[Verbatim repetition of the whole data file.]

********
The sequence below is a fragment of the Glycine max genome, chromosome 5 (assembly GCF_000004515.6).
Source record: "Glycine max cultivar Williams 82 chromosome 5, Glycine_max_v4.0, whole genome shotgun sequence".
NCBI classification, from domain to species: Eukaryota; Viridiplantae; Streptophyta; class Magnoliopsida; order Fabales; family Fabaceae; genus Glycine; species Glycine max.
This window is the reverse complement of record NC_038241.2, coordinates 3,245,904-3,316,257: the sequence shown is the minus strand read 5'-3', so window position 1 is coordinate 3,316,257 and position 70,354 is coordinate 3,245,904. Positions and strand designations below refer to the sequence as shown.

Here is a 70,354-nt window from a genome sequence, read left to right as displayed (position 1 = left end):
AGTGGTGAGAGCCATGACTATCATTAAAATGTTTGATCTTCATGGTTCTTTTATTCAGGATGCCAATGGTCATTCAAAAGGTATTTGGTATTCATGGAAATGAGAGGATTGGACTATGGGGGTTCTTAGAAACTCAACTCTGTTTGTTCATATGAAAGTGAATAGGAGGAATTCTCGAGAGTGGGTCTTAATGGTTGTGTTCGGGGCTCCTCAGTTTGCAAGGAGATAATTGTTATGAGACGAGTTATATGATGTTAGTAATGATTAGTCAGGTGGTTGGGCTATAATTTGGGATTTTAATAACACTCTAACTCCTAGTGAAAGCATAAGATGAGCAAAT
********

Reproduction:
The sequence below is a fragment of the Glycine max genome, chromosome 5 (assembly GCF_000004515.6).
Source record: "Glycine max cultivar Williams 82 chromosome 5, Glycine_max_v4.0, whole genome shotgun sequence".
NCBI classification, from domain to species: Eukaryota; Viridiplantae; Streptophyta; class Magnoliopsida; order Fabales; family Fabaceae; genus Glycine; species Glycine max.
This window is the reverse complement of record NC_038241.2, coordinates 3,245,904-3,316,257: the sequence shown is the minus strand read 5'-3', so window position 1 is coordinate 3,316,257 and position 70,354 is coordinate 3,245,904. Positions and strand designations below refer to the sequence as shown.

Here is a 70,354-nt window from a genome sequence, read left to right as displayed (position 1 = left end):
AGTGGTGAGAGCCATGACTATCATTAAAATGTTTGATCTTCATGGTTCTTTTATTCAGGATGCCAATGGTCATTCAAAAGGTATTTGGTATTCATGGAAATGAGAGGATTGGACTATGGGGGTTCTTAGAAACTCAACTCTGTTTGTTCATATGAAAGTGAATAGGAGGAATTCTCGAGAGTGGGTCTTAATGGTTGTGTTCGGGGCTCCTCAGTTTGCAAGGAGATAATTGTTATGAGACGAGTTATATGATGTTAGTAATGATTAGTCAGGTGGTTGGGCTATAATTTGGGATTTTAATAACACTCTAACTCCTAGTGAAAGCATAAGATGAGCAAAT